Several Summit Executives Are to Be Let Go

According to Variety:

In the wake of its acquisition by Lionsgate, Summit Entertainment began layoffs early this week, as head of TV distribution Alex Fragen, home entertainment head Steve Nickerson and Bobby Gerber, EVP home entertainment sales, are on the way out, Variety has learned.

The trio of execs got the news midday Monday, sources close to the company said. They were expected to remain with the company until early next month.

Fragen, Nickerson and Gerber all started with Summit in 2007, just as the company was finding its footing as a full service production and distribution studio. The layoffs were just the first of several expected as Lionsgate begins to integrate its operations with Summit, which the mini-major acquired in a January cash-and-stock deal totaling $412.5 million.

Lionsgate co-chairman and CEO Jon Feltheimer acknowledged at the time that overlap would cause layoffs. A month later, Summit co-founder and president of international David Garrett began preparing his exit, as Variety first reported Feb. 12.

These are not individuals that fansites have typically dealt with, with home-entertainment (AKA DVDs)we’ve always had a go between, so at the moment this does not affect us.

Lionsgate’s Breaking Wind Parody to Go Straight to DVD

So this is just an interesting tale in light of the fact that Lionsgate now merged with Summit. Apparently Lionsgate is the studio behind this Breaking Wind parody, something that admittedly escaped our notice up until now, and would have continued to escape our notice if Twilight Quebec hadn’t tipped us off. In fairness to Lionsgate they started this project before the Summit merger, and it probably seemed like a perfectly harmless idea at the time. There’s just supreme level of irony that Lionsgate is now the studio behind the movie, and the most offensive parody of Twilight that we’ve ever seen.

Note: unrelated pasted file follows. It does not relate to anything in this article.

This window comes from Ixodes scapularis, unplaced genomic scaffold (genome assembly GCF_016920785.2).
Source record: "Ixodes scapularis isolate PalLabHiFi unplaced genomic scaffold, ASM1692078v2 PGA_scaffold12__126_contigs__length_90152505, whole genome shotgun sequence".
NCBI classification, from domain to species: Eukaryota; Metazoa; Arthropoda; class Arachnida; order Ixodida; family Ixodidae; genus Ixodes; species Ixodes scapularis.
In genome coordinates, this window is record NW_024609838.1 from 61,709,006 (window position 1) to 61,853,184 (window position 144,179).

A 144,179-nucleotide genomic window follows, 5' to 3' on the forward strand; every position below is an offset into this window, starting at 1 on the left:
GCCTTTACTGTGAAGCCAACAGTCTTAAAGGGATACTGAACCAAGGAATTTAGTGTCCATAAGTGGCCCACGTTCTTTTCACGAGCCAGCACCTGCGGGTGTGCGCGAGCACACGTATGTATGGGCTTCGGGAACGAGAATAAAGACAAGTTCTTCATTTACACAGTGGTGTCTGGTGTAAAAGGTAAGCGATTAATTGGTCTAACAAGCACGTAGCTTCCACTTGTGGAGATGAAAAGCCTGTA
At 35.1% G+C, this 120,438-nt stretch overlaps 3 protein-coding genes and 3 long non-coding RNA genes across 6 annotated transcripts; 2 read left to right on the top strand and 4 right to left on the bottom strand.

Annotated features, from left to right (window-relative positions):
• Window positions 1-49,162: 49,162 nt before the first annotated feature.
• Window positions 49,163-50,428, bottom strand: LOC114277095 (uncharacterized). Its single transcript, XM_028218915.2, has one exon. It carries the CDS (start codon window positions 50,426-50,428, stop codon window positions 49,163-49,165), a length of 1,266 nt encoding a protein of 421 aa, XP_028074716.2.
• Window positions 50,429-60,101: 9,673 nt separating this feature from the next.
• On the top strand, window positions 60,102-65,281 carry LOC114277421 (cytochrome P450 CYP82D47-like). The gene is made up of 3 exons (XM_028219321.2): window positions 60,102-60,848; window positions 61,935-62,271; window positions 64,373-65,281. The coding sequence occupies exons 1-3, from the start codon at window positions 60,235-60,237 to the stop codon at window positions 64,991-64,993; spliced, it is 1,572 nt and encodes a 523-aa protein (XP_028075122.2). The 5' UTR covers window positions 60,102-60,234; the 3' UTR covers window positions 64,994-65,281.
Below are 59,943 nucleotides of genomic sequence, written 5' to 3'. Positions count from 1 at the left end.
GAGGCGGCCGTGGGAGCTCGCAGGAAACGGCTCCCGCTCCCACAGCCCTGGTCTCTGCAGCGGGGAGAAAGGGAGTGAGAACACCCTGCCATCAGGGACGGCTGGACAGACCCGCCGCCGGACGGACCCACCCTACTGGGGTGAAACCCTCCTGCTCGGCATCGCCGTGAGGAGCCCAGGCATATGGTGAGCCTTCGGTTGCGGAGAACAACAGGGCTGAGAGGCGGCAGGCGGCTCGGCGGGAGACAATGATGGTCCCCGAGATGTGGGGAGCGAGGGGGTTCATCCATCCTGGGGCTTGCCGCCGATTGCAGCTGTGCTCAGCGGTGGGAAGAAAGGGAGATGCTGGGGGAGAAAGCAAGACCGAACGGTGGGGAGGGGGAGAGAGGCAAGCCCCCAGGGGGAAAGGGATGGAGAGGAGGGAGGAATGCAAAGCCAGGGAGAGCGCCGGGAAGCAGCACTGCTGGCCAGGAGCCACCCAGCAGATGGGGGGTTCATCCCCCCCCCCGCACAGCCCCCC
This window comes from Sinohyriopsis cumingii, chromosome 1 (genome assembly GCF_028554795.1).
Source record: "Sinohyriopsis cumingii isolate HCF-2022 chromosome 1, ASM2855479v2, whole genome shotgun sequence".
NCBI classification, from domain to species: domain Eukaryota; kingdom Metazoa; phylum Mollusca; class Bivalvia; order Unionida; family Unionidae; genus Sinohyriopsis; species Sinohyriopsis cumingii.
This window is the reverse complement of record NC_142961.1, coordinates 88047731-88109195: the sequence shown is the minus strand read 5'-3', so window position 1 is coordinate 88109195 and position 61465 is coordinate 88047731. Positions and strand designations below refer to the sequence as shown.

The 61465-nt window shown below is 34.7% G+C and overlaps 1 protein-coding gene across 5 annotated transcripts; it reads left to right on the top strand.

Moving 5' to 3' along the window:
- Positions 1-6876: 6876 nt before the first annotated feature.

This is the description of Breaking Wind obtained from Moviehole who had the exclusive Moviehole

Writer/director Craig Moss, best known for the recent spoof “The 41-Year-Old Virgin Who Knocked Up Sarah Marshall and Felt Superbad About It”, is sharpening his fangs, flipping up his black collar, ready to sink his teeth into a “Twilight” pisstake.

A film Moss planned to shoot back in the Summer of 2010, then known as “Fully Mooned”, has been set from pause to play. Only now, it’s got a new title. And a home.

Moss is directing “Breaking Wind”, a fun-poke at the hugely successful young teen movie series, for Stonebrook (“Pennhurst”, “Open House”). The title is of course taking the mickey itself; the latest “Twilight” flick is “Breaking Dawn”, released in November….The script for this one, penned by Moss, tells of a young woman named Stella who is forced to choose between ”egocentric” vampire Edward and ”horny” werewolf Jacob. Whichever boy can satisfying Stella’s more intimate needs gets the gig. Expect plenty of jokes that won’t be suitable for the younger of Taylor Lautner’s fans…”

Let’s back up to August when we first heard rumbling of a new Twilight parody. It seemed an odd project to us in that Vampires Suck (another parody) had recently come out, and it wasn’t a huge success. Fans who saw Vampires Suck thought it had some funny moments, but a lot of it was predictable. So we waited until we learned more.

Next, let’s jump ahead to December when a teaser was released and it was clear that this spoof was very R-Rated, and filled with humor that made The Hangover look like high-brow comedy. One of our commentators(who happens to be a straight male) said at the time, “I do have problems with bad parodies, and this has lame written all over it. Bathroom humor was funny when I was 13, but I’d much rather see intelligent parodies versus something that is just blantanty stupid…” Many, many of our readers (who do enjoy a parody suck as Vampire’s Suck, Jimmy Fallon in the tree, Hillywood, and others) were offended by the brief clip.

So today our friends over at Twilight Quebec tipped us off the the full trailer is out and the film (probably completely unsurprisingly) is going direct to DVD. The trailer is absolutely R-Rated (in fact it’s the first time I can ever recall seeing a trailer that is rated R) with graphic language and sexual suggestiveness. It would not be considered “work safe” at my place of business or at most educational institutions, so please be advised before playing the video if you so choose.

Variety Reports that Stephenie Meyer is Annoyed at Lionsgate CEO

As we reported back in January, a Lionsgate CEO saying that he hoped for more Twilight movies and a possible TV series didn’t mean that such a thing was eminent(see article here) We came to this opinion if for no other reason Stephenie Meyer would have to agree to such and she’s said numerous times that she is taking a break from Twilight and focusing (at least in the relative short term) on two other projects: The Host and Austenland. She made no mention of future Twilight projects when she updated her website for the first time in almost a year earlier this month. Additionally, she is very ‘hands on” regarding adaptations based on her work, and it didn’t seem likely that she’s give Lionsgate free reign to go ahead and dabble in a new movie or TV show without being majorly involved.